As companies grapple with stores of scattered data; regulations about using, storing, and protecting data; and data accuracy and consistency problems, they are leaning more heavily than ever on data governance.
With the right processes, people, and tools, organizations hope to address all their data challenges and more. Yet, most aren’t exactly getting it right. In fact, many are failing. Gartner has predicted that through 2025, 80% of organizations that seek to grow digital businesses will fail because of a misguided data governance strategy.
Plenty of factors can cause data governance programs to fall flat. Among them are confusion over who’s in charge, a lack of clear objectives, an outsized reliance on tools, and failure to change the internal culture.
Here are 10 ways to mature your data governance strategy and avoid common pitfalls.
1. Understand why you’re developing a data governance strategy, then communicate the benefits companywide.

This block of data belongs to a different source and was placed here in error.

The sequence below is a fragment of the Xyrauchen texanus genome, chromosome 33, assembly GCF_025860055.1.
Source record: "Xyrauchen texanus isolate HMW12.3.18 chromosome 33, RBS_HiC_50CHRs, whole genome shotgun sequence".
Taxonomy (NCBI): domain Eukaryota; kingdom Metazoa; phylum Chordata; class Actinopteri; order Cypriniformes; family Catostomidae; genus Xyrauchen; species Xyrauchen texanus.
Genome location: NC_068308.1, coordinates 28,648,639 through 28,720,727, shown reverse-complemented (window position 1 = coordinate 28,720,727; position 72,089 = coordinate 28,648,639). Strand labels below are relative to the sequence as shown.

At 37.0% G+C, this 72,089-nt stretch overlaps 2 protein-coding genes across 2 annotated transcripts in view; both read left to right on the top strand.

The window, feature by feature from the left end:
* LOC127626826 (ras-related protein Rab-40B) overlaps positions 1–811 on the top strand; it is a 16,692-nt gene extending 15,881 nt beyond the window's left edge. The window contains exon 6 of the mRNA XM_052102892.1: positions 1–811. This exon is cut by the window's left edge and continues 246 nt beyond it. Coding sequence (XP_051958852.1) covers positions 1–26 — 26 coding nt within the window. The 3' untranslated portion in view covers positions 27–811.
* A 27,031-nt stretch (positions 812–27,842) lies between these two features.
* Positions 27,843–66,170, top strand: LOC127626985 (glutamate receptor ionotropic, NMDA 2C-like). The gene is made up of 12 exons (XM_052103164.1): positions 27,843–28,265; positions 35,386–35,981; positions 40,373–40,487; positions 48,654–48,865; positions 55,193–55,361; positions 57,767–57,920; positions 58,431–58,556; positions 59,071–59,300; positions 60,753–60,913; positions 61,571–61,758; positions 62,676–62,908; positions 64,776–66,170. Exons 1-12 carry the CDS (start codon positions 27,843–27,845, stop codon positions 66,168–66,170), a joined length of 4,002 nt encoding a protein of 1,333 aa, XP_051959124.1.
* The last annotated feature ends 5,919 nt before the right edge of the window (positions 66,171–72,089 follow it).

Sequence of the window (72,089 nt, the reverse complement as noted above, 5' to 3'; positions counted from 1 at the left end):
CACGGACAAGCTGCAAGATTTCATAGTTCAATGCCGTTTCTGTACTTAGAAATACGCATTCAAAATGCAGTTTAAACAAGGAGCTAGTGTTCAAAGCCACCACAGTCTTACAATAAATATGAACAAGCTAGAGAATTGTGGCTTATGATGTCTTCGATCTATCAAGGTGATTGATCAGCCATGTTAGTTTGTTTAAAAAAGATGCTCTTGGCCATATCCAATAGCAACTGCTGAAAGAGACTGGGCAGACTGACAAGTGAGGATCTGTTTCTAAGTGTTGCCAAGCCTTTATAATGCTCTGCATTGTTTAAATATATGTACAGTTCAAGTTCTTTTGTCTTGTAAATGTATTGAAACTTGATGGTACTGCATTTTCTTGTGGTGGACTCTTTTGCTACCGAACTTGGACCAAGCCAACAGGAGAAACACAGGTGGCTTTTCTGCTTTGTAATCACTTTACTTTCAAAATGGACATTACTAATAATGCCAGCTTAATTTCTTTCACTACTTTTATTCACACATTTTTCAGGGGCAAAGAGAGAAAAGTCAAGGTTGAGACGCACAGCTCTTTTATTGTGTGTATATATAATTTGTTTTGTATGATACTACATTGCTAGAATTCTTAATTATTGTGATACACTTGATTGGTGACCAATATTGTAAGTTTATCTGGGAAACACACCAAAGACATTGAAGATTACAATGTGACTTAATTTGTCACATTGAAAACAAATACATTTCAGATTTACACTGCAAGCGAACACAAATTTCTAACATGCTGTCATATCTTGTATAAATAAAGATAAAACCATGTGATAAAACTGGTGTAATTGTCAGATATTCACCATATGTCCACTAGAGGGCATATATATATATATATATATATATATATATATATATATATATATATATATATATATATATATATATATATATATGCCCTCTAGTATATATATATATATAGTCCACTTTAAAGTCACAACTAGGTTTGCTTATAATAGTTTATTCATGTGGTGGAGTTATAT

Just doing it because you have been told to or for compliance reasons isn’t motivating. If you pinpoint the benefits of developing a data governance strategy, you’ll motivate your team to do a great job.
Top benefits for strong data governance include the following:
- Data that is consistent no matter where it’s located;
- Better data quality;
- Standardized terms, goals, and metrics;
- Improved accuracy of analytics and AI/ML models; and
- Compliance with data privacy laws and other regulations.
“Think of the use cases of data governance as a spectrum,” said John Wills, CTO of Alation, a data cataloging company. “On one end is regulatory compliance, audit, and other risk mitigation, but the other end is about agility, business growth, productivity, and efficiency.”